Are Sovereign Citizens Legally Recognised in Singapore?

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Even in Singapore’s collectivist society where citizens are largely law-abiding, sovereign citizens have been making the news recently for disobeying laws. This uptick in cases involving sovereign citizens possibly occurred in response to how COVID-19 regulations, such as mask-wearing and vaccination-differentiated rules, have been seen by them to impinge on people’s autonomy.

Although cases of self-proclaimed sovereign citizens in Singapore seem to be isolated and not symptomatic of a radical undercurrent, there seem to be a very small number of such people locally. Regardless, sovereign citizens are not recognised in Singapore (and most other sovereign states).

This article will cover:

What Does It Mean to be a Sovereign Citizen?

Sovereign citizens believe that they are exempted from the laws of the country they live in. Armed with this ideology, they refuse to “contract” with the state (i.e. comply with the state’s laws) through carrying out acts such as obtaining driver’s licences before driving, or paying taxes and fines. They commonly engage in what is known as “paper terrorism” where they fabricate legal-looking documents for self-proclaiming certain rights of their own.

The sovereign citizen movement arose in the United States decades ago based on a conspiracy theory that the American government, which was set up through a common law legal system, was secretly replaced with an admiralty law system. The admiralty law system is the law of the sea and international commerce, which frames every matter as a contractual dispute. The sovereign citizen movement has ties to anti-Semitic and white supremacist groups.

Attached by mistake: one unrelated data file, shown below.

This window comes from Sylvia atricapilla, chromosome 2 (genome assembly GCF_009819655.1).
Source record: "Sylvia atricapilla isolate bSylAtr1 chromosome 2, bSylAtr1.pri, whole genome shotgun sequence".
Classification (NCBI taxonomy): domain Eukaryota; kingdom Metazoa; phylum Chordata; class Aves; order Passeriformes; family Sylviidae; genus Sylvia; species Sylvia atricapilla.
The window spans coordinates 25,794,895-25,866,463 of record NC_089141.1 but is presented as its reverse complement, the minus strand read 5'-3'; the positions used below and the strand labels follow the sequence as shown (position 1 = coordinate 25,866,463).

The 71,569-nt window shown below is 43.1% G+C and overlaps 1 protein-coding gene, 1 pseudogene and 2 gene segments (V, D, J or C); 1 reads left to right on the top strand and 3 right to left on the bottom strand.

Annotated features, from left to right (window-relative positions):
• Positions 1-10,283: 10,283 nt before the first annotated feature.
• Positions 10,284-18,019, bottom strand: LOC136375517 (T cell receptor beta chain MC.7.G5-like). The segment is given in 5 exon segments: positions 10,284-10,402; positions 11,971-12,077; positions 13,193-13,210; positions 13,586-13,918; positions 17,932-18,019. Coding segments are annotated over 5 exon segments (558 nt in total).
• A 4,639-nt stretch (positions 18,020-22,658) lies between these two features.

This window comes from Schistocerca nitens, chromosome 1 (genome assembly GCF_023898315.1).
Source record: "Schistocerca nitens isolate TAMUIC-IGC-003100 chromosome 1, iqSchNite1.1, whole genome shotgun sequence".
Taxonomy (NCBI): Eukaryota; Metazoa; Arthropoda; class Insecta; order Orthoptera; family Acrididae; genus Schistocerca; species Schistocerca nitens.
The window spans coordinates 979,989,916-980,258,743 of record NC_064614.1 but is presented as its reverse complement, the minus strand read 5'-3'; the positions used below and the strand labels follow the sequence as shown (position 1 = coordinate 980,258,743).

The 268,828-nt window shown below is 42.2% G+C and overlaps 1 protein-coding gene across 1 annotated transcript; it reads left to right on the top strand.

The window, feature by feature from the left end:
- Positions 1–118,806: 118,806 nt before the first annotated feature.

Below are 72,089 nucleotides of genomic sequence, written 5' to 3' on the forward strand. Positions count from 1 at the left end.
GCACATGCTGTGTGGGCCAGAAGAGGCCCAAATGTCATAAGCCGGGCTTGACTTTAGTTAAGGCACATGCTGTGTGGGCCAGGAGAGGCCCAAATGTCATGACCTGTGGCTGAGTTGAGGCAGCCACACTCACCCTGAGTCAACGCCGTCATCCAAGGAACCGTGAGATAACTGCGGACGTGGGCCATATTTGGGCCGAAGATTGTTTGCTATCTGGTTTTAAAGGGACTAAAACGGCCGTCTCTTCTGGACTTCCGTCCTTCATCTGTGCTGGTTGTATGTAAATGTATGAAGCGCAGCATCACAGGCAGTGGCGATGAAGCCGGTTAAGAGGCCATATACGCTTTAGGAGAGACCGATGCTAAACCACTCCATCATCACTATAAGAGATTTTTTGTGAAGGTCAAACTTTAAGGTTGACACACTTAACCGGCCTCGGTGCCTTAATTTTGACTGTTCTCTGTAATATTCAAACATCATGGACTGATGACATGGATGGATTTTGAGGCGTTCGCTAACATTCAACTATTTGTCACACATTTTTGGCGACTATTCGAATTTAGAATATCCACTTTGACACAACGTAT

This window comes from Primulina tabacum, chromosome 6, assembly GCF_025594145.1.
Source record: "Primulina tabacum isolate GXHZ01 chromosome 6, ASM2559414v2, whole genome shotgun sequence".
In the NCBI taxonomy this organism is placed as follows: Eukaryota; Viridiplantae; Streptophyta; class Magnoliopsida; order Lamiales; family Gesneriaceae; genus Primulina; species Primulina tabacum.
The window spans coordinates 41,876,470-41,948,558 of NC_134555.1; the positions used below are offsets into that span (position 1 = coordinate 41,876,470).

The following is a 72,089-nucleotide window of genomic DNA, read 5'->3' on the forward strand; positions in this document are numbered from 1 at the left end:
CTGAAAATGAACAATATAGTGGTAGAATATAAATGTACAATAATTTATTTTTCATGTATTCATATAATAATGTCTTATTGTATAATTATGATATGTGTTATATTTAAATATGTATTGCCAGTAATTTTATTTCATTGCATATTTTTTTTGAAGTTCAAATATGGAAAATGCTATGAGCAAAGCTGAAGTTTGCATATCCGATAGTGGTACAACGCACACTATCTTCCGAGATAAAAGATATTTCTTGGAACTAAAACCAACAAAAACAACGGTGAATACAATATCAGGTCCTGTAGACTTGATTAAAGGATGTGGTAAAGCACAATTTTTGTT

Typically, common law refers to the legal system followed by Commonwealth countries where the judicial systems are bound by precedent – legal cases over which previous judges have presided. This is as opposed to civil law, which is followed in most European states, where judicial systems are primarily bound by codified systems.

However, sovereign citizens refer to “common law” as their own version of their law where they pick and choose which regulations they want to follow.

Perhaps the most prominent instance of a sovereign citizen in the news occurred in May 2020, when a Singaporean citizen named Paramjeet Kaur refused to wear a face mask in public at Shunfu Mart. When members of the public confronted Ms Kaur about this, she started declaring that she was a “sovereign” and that the police “had no say” over her.

Overseas, and particularly in the United States, the sovereign citizen movement has been gaining traction, with its followers committing violent crimes such as breaking into homes to claim them as their own, and engaging in standoffs with the police.

Is a Sovereign Citizen Legally Recognised in Singapore?

As stated above, sovereign citizens are not legally recognised in Singapore. They cannot simply declare themselves a member of an unrecognised state (“sovereign state”) and disobey the laws of the country they are physically in.

To explain further, a valid state cannot be created simply by virtue of a group of dispersed people declaring themselves a state. For example, the 1933 Montevideo Convention declared that a state must possess:

  • A permanent population;
  • A defined territory;
  • A government; and
  • The capacity to conduct international relations.

The Convention is an agreement amongst certain countries that established the standard definition of a state under international law. Do note that the Montevideo Convention’s definition of a state is not definitive, but acts as a guide when other countries decide whether to recognise a group as a state.

Although sovereign citizens subscribe to the worldview that they do not have to obey the law, the government of the country they live in has the right to exercise its power to ensure their inhabitants comply with the law.